Another carnivorous plant facts post is long overdue! I had lots of fun researching for the first carnivorous plant facts post I did, and collected lots of new tidbits and factoids for a new post! Read on to have your mind blown by carnivorous plants once again!
Some carnivorous plants have vegetarian diets!
This may seem like a complete paradox, but it’s true! Nepenthes ampullaria for example, creates clusters of rosette pitchers that rest low to the ground and directly on the forest floor. The pitchers have adapted to collecting leaf litter that falls to the ground. Unlike other Nepenthes, N. ampullaria is partially a detritivore, consuming decomposing matter, rather than living matter. (Source.)
Additionally, some species of Utricularia will consume algae and pollen in their traps, sometimes more often than insects. It’s speculated that a “balanced” diet of plant matter and animal matter contribute to better overall health of the plant. In order to consume non-moving plant matter, their traps open without being triggered by movement, to suck in and feed on whatever will fit inside. (Source.)
Smallest genomes, but lots of genes!
This gets a bit science-y, so bear with me! Utricularia and Genlisea were recently found to have some of the smallest genomes in the plant world. Basically, the smallest amount of genetic material. However, Utricularia gibba was discovered to have ridiculously high amounts of genes within that small genome. This means it lacks “junk” DNA and only keeps DNA that is essential to the plant’s survival. Click here for further info and explanation!
Know thy location data!
Knowing location data for carnivorous plants has become increasingly important for serious collectors. As more natural habitats disappear and become scarce, collectors want to know where their plant originated from. Location data can also tell about the genetics of the plant and how genetically diverse that location is. This is most common with Sarracenia, but I’ve also begun to see it with Venus Flytraps. Sarracenia location data is most often the county and state of where it was originally found in the wild. For example, S. leucophylla Baldwin Co., AL originated in Baldwin County, Alabama. Sometimes the location data is incorporated into the cultivar name, such as Sarracenia “Brunswick Beauty” which originates from Brunswick County, North Carolina.
Anthocyanin-free plants (It’s not easy being green!)
Anthocyanin is the pigment that gives plants their stunning array of colors. Those crazy colors are partly why carnivorous plants are so attractive! However, in rare occurrences, some plant do not produce any anthocyanin at all. These are called anthocyanin-fee (or antho-free) plants, and are known for being strikingly bright green. They’re often rare and prized specimens in collections, though not everyone is into them. I think they’re beautiful, but someone who is really, really REALLY into them is Rob Co of the Pitcher Plant Project. Check out all his stunning photos of his antho-free plants here!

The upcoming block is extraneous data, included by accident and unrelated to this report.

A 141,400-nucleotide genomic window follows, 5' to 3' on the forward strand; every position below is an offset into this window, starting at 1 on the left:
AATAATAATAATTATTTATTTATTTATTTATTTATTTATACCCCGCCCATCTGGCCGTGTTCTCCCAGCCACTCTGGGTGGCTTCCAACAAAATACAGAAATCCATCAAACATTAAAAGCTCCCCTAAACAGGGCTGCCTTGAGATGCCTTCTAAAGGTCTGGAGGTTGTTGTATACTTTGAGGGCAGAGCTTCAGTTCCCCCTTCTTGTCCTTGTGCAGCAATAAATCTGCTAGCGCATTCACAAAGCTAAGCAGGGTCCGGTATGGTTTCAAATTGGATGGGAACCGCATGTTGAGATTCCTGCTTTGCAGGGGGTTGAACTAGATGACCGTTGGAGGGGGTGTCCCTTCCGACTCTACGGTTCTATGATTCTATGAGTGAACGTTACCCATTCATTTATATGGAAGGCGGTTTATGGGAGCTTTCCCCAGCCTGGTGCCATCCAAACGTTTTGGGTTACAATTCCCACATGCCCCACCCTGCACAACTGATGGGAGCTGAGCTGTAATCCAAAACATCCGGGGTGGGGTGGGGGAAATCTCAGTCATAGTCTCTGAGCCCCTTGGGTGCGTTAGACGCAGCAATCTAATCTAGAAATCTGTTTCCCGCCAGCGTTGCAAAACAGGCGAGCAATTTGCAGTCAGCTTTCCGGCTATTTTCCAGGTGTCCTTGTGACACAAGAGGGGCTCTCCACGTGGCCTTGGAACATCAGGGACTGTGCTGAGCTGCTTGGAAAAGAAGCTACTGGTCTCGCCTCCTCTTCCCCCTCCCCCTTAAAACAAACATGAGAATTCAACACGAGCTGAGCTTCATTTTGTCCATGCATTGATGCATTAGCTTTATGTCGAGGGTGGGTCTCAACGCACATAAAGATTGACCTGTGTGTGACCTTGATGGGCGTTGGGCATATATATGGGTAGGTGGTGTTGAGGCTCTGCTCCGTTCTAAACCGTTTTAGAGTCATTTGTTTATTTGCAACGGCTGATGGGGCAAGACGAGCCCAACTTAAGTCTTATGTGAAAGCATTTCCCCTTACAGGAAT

Fasciation (not to be confused with fascination, though one may lead to the other)
Fasciation is also known as “crested growth” and rarely happens in carnivorous plants. When it does, it’s pretty freaky! There are several different types of crested growth. For example, instead of a rosette growing out circularly from a single center growth point, some plants will grow linearly, forming a line. Crestates are more common with succulents, and can be caused by hormonal imbalances in the cells, pests, bacterial or viral infections, or random genetic mutations. Check out this Terraforums thread for photos of crazy crested pinguicula!
Symbiotic relationships (I love you, you love me, blah blah great big family blah blah…)
In my last post on carnivorous plant facts, I touched briefly on one example of a symbiotic relationship between pitcher plants and animals (it was the one about bat poop). Turns out, lots of animals have resisted becoming plant prey and learned to benefit from the plant instead. A certain species of carpenter ant can dive into and swim in the digestive juices of Nepenthes bicalcarata without dying! It lives in the plants stem and will remove large insects from the pitchers that would throw off the chemistry in the pitcher and cause it to rot.
The nectar of Nepenthes rajah provides a sweet treat to tree shrews and nocturnal rats. The critters sit on the peristome to feed, and fertilize the pitcher with… care to guess? Yep, their poop and pee! Check out this National Geographic article for more info and stunning photos!
Do you have an amazing, cool, crazy carnivorous plant fact you’re dying to share? Let me know in a comment!